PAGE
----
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Monday, November 29, 2021
WASHINGTON, Nov 12 2008 (IPS) - The promotion of Robert M. Gates as President-elect Barack Obama’s secretary of defence appears to be the key element in a broad campaign by military officials and their supporters in the political elite and the news media to pressure Obama into dropping his plan to withdraw U.S. troops from Iraq in as little as 16 months.
Despite subtle and unsubtle pressures to compromise on his withdrawal plan, however, Obama is likely to pass over Gates and stand firm on his campaign pledge on military withdrawal from Iraq, according to a well-informed source close to the Obama camp.
Within 24 hours of Obama’s election, the idea of Gates staying on as defence secretary in an Obama administration was floated in the New York Times, which reported that “a case is being made publicly by columnists and commentators, and quietly by leading Congressional voices of Mr. Obama’s own party – that Mr. Gates should be asked to remain as defence secretary, at least for an interim period in the opening months of the new presidency.”
The Wall Street Journal reported Tuesday that two unnamed Obama advisers had said Obama was “leaning toward” asking Gates stay on, although the report added that other candidates were also in the running. The Journal said Gates was strongly opposed to any timetable for withdrawal from Iraq, and it speculated that a Gates appointment “could mean that Mr. Obama was effectively shelving his campaign promise to remove most troops from Iraq by mid-2010.”
Some Obama advisers have been manoeuvering for a Gates nomination for months. Former Navy Secretary Richard Danzig publicly raised the idea of a Gates reprise in June and again in early October. Danzig told reporters Oct. 1, however, that he had not discussed the possibility with Obama.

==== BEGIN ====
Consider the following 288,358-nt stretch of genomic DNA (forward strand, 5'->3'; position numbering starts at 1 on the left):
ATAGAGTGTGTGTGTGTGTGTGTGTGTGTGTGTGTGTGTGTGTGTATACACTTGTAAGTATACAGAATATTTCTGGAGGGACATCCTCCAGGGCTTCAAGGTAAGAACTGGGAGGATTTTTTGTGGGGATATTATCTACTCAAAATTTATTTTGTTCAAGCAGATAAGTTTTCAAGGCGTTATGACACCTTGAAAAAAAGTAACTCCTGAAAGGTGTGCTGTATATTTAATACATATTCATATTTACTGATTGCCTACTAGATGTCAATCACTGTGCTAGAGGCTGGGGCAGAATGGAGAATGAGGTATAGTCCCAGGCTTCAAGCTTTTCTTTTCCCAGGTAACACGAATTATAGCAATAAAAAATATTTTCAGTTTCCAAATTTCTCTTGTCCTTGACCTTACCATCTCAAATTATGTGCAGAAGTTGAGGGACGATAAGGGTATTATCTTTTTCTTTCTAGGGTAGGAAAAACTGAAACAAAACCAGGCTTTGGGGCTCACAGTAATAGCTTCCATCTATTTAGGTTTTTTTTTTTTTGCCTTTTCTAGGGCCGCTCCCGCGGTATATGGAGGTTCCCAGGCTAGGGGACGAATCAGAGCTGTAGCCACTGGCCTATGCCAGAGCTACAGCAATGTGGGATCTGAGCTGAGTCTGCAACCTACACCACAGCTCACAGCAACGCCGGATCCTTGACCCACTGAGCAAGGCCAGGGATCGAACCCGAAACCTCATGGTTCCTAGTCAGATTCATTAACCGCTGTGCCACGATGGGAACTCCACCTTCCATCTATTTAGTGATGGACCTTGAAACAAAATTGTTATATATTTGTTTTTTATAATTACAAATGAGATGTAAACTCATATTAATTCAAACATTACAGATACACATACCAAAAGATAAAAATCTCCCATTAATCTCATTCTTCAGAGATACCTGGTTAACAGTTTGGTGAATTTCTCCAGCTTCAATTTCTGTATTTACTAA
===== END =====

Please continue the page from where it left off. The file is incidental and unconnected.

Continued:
Obama advisers who support his Iraq withdrawal plan, however, have opposed a Gates appointment. Having a defence secretary who is not fully supportive of the 16-month timetable would make it very difficult, if not impossible for Obama to enforce it on the military.
The source said that Obama is going to stick with his 16-month withdrawal timeline, despite the pressures now being brought to bear on him. “There is no doubt about it,” said the source, who refused to elaborate because of the sensitivity of the matter.
Opposition to Obama’s pledge to withdraw combat troops from Iraq on a 16-month timetable is wide and deep in the U.S. national security establishment and its political allies. U.S. military leaders have been unequivocal in rejecting any such rapid withdrawal from Iraq, and news media coverage of the issue has been based on the premise that Obama will have to modify his plan to make it acceptable to the military.
The Washington Post published a story Monday saying that Adm. Michael Mullen, chairman of the Joint Chiefs of Staff, opposes Obama’s timeline for withdrawal as “dangerous”, insisting that “reductions must depend on conditions on the ground”. Along with Gen. David H. Petraeus, now the head of CENTCOM and responsible for the entire Middle East, and Gen. Ray Odierno, the new commander in Iraq, Mullen was portrayed as part of a phalanx of determined military opposition to Obama’s timeline.
Post reporters Alec MacGillis and Ann Scott Tyson cited “defence experts” as predicting a “smooth and productive” relationship between Obama and these military leaders “if Obama takes the pragmatic approach that his advisers are indicating, allowing each side to adjust at the margins.” But if Obama “presses for the withdrawal of two brigades per month,” the same analysts predicted, “conflict is inevitable.”